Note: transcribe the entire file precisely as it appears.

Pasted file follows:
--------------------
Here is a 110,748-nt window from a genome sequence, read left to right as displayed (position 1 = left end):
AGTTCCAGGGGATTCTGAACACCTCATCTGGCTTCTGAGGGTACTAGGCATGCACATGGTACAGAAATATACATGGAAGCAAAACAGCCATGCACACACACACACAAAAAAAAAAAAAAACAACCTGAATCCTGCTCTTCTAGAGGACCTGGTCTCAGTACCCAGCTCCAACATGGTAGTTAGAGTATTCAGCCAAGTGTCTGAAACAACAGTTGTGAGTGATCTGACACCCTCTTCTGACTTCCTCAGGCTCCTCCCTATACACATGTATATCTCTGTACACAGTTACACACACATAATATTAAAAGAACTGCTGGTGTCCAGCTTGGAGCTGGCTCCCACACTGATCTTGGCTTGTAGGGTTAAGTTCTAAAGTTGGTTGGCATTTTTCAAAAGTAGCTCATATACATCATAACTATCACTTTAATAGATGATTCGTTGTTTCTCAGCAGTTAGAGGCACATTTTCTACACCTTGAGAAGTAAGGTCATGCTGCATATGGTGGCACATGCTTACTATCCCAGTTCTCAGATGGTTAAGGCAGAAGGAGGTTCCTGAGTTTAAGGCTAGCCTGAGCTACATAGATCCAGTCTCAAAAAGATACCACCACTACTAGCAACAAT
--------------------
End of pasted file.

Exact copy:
Here is a 110,748-nt window from a genome sequence, read left to right as displayed (position 1 = left end):
AGTTCCAGGGGATTCTGAACACCTCATCTGGCTTCTGAGGGTACTAGGCATGCACATGGTACAGAAATATACATGGAAGCAAAACAGCCATGCACACACACACACAAAAAAAAAAAAAAACAACCTGAATCCTGCTCTTCTAGAGGACCTGGTCTCAGTACCCAGCTCCAACATGGTAGTTAGAGTATTCAGCCAAGTGTCTGAAACAACAGTTGTGAGTGATCTGACACCCTCTTCTGACTTCCTCAGGCTCCTCCCTATACACATGTATATCTCTGTACACAGTTACACACACATAATATTAAAAGAACTGCTGGTGTCCAGCTTGGAGCTGGCTCCCACACTGATCTTGGCTTGTAGGGTTAAGTTCTAAAGTTGGTTGGCATTTTTCAAAAGTAGCTCATATACATCATAACTATCACTTTAATAGATGATTCGTTGTTTCTCAGCAGTTAGAGGCACATTTTCTACACCTTGAGAAGTAAGGTCATGCTGCATATGGTGGCACATGCTTACTATCCCAGTTCTCAGATGGTTAAGGCAGAAGGAGGTTCCTGAGTTTAAGGCTAGCCTGAGCTACATAGATCCAGTCTCAAAAAGATACCACCACTACTAGCAACAAT